The joke that the College of Idaho’s football team has been undefeated since 1977 (the year the football program was disbanded), is soon to be a thing of the past. After years of consideration, the decision to bring the football program back to the oldest private college in Idaho was finalized in 2012—the first season will be the 2014-2015 school year.  Looking beyond the sort of impact that such a decision will directly have on CofI, a recent article in the Idaho Press Tribune highlights the broader economic impact that reinstating the program will bring to the City of Caldwell.

Besides the number of new football recruits who will enroll at the college, Dr. Marv Henburg, the College’s President, anticipates that the program will have an economic impact in the areas of additional salaries, increased accommodations, additional infrastructure and construction, and printing costs. While CofI can hardly expect to draw the massive crowds that NCAA Division I football can conjure any given weekend, other college towns with NAIA football teams have reported economic growth and increased tourism as a result of the programs.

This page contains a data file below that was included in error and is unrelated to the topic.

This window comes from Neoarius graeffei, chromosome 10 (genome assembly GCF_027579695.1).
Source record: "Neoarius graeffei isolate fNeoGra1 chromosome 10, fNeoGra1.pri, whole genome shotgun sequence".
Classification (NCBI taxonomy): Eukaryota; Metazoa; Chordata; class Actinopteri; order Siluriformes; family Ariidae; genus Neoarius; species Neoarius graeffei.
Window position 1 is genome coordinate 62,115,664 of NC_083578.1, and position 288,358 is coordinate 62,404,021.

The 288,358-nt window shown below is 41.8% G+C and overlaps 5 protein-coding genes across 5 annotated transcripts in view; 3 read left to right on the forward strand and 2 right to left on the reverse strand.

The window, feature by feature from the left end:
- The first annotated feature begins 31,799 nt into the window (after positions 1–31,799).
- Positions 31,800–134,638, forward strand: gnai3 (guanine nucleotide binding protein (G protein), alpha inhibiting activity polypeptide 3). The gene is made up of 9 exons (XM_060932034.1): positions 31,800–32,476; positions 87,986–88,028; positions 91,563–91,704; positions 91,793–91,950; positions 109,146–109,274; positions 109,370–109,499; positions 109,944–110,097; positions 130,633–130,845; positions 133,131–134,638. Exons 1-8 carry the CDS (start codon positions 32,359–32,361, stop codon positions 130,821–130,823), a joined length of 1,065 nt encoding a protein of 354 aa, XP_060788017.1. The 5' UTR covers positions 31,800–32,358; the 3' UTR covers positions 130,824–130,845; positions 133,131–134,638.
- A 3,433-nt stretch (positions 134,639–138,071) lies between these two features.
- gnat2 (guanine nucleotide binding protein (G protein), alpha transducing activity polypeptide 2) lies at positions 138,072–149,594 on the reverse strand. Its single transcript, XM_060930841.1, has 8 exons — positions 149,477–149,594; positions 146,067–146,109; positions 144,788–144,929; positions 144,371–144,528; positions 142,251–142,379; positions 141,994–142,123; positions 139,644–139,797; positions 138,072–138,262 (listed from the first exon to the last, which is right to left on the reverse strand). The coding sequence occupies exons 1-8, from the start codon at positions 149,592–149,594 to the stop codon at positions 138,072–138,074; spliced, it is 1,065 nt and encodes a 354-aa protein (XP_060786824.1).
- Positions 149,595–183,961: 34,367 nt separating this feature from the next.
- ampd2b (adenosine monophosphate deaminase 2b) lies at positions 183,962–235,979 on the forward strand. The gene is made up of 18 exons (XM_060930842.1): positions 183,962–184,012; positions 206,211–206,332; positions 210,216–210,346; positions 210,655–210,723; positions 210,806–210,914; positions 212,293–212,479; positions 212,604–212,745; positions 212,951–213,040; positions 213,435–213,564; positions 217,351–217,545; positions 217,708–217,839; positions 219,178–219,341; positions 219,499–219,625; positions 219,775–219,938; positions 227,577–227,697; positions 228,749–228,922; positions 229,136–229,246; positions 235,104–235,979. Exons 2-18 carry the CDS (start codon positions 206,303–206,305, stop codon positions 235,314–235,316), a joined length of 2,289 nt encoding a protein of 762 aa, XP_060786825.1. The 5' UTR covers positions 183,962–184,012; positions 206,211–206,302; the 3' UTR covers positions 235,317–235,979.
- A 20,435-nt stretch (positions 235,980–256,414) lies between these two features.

Oklahoma Baptist University in Shawnee, Okla., added an NAIA football program this year and the Shawnee Economic Development Foundation reports that the local economy has benefited from those who come to watch. After all, they buy gasoline, stay in the hotels, buy the school apparel and eat at local restaurants.

For a town whose proximity to Boise is undoubtedly a double-edged sword, a football program may be just what Caldwell needs to keep its residents in town on the weekend and maybe even entice alumni and other football fans in Ada County to make the journey to, and spend their money in, the 2C.

Here’s looking forward to the first kickoff in the fall of 2014—Go Yotes!

SeaTac to Vote on Reaching a $15 Minimum Wage

SeaTac, a suburb of Seattle, will vote today on a proposal to raise the minimum wage to $15 an hour, a 63% increase to Washington’s current $9.19. SeaTac Proposition 1 would create a $15 an hour minimum wage for 6,300 workers at Seattle-Tacoma International Airport, and its nearby hotels, car-rental agencies, and parking lots. The measure also calls for annual increases to inflation, paid sick leave, and tip protection.